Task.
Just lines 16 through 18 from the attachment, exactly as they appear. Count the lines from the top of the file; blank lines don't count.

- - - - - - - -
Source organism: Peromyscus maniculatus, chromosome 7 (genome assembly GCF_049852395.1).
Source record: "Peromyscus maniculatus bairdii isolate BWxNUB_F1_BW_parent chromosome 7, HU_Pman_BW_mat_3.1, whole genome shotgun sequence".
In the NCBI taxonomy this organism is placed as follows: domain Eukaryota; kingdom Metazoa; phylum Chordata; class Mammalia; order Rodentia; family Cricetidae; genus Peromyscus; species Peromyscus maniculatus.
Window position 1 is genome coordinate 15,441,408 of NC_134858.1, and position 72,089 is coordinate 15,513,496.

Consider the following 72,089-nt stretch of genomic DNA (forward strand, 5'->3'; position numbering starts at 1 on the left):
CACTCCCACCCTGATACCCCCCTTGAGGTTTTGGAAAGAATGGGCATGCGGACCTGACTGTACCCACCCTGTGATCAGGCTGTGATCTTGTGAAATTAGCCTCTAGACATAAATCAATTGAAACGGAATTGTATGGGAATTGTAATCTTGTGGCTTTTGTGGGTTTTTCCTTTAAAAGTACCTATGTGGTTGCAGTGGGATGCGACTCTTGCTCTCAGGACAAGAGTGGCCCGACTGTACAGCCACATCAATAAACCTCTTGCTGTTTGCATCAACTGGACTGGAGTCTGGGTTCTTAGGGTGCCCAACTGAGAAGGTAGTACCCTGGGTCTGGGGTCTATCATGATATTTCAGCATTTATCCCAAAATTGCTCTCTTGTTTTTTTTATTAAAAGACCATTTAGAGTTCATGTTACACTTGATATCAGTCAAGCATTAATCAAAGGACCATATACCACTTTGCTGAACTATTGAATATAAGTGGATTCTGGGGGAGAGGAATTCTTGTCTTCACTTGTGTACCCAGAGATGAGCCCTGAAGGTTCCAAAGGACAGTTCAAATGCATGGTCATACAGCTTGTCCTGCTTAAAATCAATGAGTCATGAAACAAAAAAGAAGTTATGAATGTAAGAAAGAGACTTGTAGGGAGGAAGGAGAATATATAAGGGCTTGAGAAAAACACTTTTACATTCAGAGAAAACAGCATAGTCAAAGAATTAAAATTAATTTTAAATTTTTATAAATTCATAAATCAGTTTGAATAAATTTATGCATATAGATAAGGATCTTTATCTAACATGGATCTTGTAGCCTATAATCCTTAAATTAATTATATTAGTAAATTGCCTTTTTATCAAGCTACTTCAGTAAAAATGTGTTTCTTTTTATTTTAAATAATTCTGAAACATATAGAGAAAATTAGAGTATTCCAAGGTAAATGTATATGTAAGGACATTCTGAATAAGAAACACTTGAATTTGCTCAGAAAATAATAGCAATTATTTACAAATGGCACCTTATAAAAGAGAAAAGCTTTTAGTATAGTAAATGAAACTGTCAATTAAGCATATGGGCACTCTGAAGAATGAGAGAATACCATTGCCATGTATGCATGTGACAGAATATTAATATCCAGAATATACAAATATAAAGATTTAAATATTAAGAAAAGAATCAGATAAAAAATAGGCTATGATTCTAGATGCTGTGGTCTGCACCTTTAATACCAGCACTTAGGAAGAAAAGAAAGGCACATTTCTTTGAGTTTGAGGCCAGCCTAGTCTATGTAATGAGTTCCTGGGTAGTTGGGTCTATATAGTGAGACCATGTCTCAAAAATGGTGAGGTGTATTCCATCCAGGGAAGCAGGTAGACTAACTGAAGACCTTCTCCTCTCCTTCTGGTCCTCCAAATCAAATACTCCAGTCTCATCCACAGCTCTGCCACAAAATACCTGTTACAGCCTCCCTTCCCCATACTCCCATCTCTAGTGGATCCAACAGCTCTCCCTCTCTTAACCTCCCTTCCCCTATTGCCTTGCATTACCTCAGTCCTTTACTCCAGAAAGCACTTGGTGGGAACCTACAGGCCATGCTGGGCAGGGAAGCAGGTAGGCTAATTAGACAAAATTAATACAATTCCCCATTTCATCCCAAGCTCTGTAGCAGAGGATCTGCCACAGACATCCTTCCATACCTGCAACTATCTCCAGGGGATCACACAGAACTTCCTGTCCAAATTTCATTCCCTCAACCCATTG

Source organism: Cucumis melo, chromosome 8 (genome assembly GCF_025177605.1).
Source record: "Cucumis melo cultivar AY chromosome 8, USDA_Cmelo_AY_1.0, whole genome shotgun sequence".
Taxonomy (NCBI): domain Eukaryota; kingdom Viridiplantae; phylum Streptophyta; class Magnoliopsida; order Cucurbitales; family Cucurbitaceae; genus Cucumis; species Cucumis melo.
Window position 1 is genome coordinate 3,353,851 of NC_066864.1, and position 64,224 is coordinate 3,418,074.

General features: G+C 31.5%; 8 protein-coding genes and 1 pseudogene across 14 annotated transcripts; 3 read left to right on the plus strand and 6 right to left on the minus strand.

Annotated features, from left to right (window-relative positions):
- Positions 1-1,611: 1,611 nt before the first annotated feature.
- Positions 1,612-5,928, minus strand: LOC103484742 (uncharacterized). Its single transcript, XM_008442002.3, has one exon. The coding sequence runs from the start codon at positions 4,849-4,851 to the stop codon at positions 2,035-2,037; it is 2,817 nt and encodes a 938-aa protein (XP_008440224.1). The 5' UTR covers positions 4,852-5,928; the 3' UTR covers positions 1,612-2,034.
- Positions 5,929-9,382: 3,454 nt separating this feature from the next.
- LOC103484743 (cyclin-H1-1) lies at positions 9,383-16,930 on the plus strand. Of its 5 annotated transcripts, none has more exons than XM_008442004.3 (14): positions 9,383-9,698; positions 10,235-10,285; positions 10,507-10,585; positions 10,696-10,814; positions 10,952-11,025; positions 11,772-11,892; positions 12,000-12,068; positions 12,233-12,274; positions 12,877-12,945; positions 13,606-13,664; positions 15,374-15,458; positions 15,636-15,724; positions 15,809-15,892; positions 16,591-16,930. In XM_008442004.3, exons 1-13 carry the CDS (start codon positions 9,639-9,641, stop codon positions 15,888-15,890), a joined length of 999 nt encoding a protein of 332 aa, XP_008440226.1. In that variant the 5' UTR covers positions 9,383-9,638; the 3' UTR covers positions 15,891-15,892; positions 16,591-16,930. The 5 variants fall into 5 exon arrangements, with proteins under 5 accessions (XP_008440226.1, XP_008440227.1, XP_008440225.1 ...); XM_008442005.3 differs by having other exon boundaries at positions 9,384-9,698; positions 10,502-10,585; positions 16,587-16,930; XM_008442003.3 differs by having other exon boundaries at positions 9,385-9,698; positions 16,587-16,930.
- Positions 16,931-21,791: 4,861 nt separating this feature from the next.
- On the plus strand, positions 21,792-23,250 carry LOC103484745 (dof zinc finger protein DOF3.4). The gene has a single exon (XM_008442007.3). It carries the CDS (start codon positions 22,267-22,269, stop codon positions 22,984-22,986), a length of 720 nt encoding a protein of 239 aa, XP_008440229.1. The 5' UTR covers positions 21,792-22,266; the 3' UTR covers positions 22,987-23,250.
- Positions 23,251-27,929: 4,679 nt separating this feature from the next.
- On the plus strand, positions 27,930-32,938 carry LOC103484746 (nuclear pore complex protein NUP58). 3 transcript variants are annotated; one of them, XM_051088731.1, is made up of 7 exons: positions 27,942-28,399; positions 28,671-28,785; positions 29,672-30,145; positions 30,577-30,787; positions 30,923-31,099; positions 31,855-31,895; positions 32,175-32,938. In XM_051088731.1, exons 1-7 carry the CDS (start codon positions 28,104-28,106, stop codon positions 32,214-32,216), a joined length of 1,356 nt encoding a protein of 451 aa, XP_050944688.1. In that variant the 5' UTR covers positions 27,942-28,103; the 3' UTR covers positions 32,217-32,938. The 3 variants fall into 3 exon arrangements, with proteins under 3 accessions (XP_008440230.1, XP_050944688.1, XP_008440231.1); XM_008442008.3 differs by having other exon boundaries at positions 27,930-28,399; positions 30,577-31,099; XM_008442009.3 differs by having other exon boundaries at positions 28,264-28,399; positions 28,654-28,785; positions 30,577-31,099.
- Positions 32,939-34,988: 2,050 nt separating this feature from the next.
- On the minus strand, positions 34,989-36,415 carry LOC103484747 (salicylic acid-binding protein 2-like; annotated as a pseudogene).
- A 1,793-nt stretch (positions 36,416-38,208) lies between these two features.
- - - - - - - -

- LOC103484743 (cyclin-H1-1) lies at positions 9,383-16,930 on the plus strand. Of its 5 annotated transcripts, none has more exons than XM_008442004.3 (14): positions 9,383-9,698; positions 10,235-10,285; positions 10,507-10,585; positions 10,696-10,814; positions 10,952-11,025; positions 11,772-11,892; positions 12,000-12,068; positions 12,233-12,274; positions 12,877-12,945; positions 13,606-13,664; positions 15,374-15,458; positions 15,636-15,724; positions 15,809-15,892; positions 16,591-16,930. In XM_008442004.3, exons 1-13 carry the CDS (start codon positions 9,639-9,641, stop codon positions 15,888-15,890), a joined length of 999 nt encoding a protein of 332 aa, XP_008440226.1. In that variant the 5' UTR covers positions 9,383-9,638; the 3' UTR covers positions 15,891-15,892; positions 16,591-16,930. The 5 variants fall into 5 exon arrangements, with proteins under 5 accessions (XP_008440226.1, XP_008440227.1, XP_008440225.1 ...); XM_008442005.3 differs by having other exon boundaries at positions 9,384-9,698; positions 10,502-10,585; positions 16,587-16,930; XM_008442003.3 differs by having other exon boundaries at positions 9,385-9,698; positions 16,587-16,930.
- Positions 16,931-21,791: 4,861 nt separating this feature from the next.
- On the plus strand, positions 21,792-23,250 carry LOC103484745 (dof zinc finger protein DOF3.4). The gene has a single exon (XM_008442007.3). It carries the CDS (start codon positions 22,267-22,269, stop codon positions 22,984-22,986), a length of 720 nt encoding a protein of 239 aa, XP_008440229.1. The 5' UTR covers positions 21,792-22,266; the 3' UTR covers positions 22,987-23,250.